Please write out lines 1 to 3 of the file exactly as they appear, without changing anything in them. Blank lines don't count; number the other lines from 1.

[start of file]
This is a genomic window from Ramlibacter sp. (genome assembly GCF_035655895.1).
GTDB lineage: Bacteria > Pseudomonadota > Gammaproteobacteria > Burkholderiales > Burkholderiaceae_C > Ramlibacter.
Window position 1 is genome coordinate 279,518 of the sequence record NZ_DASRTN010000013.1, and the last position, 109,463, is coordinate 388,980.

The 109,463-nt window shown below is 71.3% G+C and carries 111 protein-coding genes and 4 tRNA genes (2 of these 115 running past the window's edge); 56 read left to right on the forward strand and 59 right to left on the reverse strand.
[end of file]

This is a genomic window from Ramlibacter sp. (genome assembly GCF_035655895.1).
GTDB lineage: Bacteria > Pseudomonadota > Gammaproteobacteria > Burkholderiales > Burkholderiaceae_C > Ramlibacter.
Window position 1 is genome coordinate 279,518 of the sequence record NZ_DASRTN010000013.1, and the last position, 109,463, is coordinate 388,980.